Sunday, July 12, 2009

Performance Spotlight--Handy Hunters

Performance showers take note--the Hunter class has become a much friendlier place for all those walking, trotting, galloping and turning models! Earlier this year the USEF ( enacted the following rule change:

5. In “A” rated sections, at least two different courses are required in Conformation sections
and at least three different courses in Working sections. A change of direction (change
of lead) is recommended in all sections. All “A” rated sections, except for Green and
Regular Hunter Pony sections, must offer an over fence class as a handy hunter. “AA” rated Regular Hunter Pony sections must also run one over fences class as a Handy Hunter.
See also HU168. BOD 1/13/08 Effective 12/1/08 EC 3/16/09 Effective immediately

Confused? Don't be. Basically this rule states that A rated hunter shows are now required to hold at least one class in each division over a "Handy Hunter" course. Unlike regular hunter courses that are performed entirely at a working canter, handy courses require changes of speed and gait and may also include a few, non traditional obstacles. Here is another excerpt from the rulebook:

6. In Handy classes obstacles must simulate those found in trappy hunting country. The
course must have at least two changes of direction and at least one combination as well as
three of the following: hand gallop a jump, bending line, rollback turn, fence at the end of the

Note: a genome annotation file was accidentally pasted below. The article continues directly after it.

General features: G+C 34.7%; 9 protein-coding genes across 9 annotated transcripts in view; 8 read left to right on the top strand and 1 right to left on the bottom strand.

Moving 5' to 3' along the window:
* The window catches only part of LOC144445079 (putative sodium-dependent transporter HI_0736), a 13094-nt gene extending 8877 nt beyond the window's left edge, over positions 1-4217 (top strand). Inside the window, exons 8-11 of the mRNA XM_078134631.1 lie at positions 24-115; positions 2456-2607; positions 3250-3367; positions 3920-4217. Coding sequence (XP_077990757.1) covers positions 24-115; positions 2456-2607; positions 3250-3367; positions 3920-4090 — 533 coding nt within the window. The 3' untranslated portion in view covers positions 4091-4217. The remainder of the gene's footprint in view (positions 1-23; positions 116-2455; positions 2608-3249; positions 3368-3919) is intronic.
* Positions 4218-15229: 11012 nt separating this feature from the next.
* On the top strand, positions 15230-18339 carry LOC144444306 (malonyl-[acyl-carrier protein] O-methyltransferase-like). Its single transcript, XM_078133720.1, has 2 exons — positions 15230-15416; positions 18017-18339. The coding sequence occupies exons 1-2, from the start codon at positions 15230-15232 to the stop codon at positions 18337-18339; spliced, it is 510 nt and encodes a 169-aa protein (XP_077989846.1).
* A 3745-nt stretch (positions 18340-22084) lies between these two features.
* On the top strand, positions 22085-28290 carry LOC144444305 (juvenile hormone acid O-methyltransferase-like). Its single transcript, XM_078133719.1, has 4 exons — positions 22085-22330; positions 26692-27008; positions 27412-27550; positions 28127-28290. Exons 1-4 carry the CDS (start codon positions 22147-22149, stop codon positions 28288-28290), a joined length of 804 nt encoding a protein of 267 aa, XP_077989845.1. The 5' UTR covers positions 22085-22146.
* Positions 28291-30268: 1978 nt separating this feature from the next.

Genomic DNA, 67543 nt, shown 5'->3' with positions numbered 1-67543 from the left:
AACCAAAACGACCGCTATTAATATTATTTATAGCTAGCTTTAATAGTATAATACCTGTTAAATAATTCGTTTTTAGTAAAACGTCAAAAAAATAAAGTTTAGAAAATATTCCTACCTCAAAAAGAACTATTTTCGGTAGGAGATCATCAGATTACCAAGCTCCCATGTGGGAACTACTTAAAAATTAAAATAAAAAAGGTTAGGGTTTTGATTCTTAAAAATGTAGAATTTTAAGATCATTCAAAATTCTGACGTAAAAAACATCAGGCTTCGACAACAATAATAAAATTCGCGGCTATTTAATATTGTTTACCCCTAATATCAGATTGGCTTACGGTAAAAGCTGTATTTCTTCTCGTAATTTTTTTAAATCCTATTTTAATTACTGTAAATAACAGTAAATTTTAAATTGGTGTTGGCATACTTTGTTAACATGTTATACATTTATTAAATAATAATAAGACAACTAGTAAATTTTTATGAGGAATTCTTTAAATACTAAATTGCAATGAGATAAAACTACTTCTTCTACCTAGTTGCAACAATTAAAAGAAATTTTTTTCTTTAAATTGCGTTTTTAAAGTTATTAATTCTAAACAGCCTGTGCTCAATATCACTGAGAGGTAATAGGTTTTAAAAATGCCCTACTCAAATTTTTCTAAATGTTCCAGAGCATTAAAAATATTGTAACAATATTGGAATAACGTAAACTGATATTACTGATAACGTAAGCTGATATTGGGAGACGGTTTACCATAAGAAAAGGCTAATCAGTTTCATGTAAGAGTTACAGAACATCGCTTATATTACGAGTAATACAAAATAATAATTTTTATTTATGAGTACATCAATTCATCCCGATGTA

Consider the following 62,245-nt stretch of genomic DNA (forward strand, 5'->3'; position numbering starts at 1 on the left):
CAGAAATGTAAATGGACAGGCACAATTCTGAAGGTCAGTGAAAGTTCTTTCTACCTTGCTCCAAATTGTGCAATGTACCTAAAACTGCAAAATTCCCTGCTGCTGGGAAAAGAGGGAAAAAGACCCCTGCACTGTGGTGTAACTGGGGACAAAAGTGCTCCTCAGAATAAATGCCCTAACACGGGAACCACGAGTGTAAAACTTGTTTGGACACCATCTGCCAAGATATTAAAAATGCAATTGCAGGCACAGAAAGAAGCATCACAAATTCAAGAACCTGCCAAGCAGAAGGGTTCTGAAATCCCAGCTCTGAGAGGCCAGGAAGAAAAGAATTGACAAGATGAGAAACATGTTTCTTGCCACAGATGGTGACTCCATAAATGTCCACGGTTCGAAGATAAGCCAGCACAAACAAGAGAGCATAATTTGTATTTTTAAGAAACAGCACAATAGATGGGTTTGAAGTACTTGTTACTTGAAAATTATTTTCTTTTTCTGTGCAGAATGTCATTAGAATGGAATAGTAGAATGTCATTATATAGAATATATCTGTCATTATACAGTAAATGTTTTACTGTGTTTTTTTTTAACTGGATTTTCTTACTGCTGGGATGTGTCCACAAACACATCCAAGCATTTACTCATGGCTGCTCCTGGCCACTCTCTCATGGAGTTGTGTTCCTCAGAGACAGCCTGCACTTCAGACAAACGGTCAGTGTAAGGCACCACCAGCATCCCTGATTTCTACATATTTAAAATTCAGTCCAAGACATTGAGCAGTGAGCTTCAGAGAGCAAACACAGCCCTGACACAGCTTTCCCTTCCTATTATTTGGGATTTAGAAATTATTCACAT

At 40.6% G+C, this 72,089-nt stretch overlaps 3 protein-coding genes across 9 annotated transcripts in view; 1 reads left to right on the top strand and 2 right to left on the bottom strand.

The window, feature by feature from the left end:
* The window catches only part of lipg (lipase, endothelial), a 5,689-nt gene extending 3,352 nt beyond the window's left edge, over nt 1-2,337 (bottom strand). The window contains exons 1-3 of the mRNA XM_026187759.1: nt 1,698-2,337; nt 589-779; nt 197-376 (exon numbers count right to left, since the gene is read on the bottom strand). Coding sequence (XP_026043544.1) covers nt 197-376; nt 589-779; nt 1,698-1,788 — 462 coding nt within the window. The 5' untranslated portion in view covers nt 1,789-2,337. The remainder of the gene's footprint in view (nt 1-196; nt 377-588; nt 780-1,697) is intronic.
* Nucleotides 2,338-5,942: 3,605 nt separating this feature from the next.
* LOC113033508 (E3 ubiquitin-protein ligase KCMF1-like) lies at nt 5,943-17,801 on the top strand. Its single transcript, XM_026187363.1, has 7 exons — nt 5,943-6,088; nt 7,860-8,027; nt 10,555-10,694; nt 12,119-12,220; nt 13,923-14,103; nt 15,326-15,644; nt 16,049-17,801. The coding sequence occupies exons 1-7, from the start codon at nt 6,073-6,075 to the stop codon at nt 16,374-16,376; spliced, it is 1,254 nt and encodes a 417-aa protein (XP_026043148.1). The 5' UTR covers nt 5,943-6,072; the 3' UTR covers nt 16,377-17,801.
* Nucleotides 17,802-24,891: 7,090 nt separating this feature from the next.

ring or open a gate while mounted, trot over one obstacle, or lead over one obstacle.
Judges must place emphasis on promptness and tight turns with precedence being given in that order

In addition, handy hunter courses can utilize unconventional hunter fences--narrow jumps, jumps without groundlines and option fences where the rider may choose to take either the left or right side of two connected jumps.

Handy Hunter courses aren't a new invention by any means. However, prior to the inception of this rule, they were fairly uncommon. I spent five years living and working on the A show Hunter circuit, but until yesterday I'd only seen a handful of classes with this format. I don't know how trainers and exhibitors feel about the new rule, but I for one am absolutely delighted to see hunters and hunter riders tackle something more challenging than a traditional hunter course.

The class I watched had lots of turns and a trot fence. There may have been a hand gallop section. I spent most of my time down in the corner by the trot fence and could have easily missed a temporary change in pace. Although I would have loved to have seen the competitors try to open a gate or lead their horses over an obstacle, I sort of suspect those particular tests are fairly uncommon (and too bad, because that's how you could fit your walking model into a hunter class!).

On to the pictures! Here is a connected, two in one option fence. The coop on the left hand side is much narrower than a regular hunter jump and required the horse and rider to negotiate a more complicated approach to the next jump. All the entries I watched took the easier brushbox side.
This is one of those entries in midair over the brush box.
If it wasn't for the hunter-y turnout, you might guess the next picture was taken during a jumper class. This rider is asking her horse to turn in midair--a smart strategy when the trying to make a tight turn to the next fence. The entire course was quite complicated and bendy, perfect for all those models posed in turning positions.Not everyone was perfect. Several horses and riders became a little discombobulated with all those turns.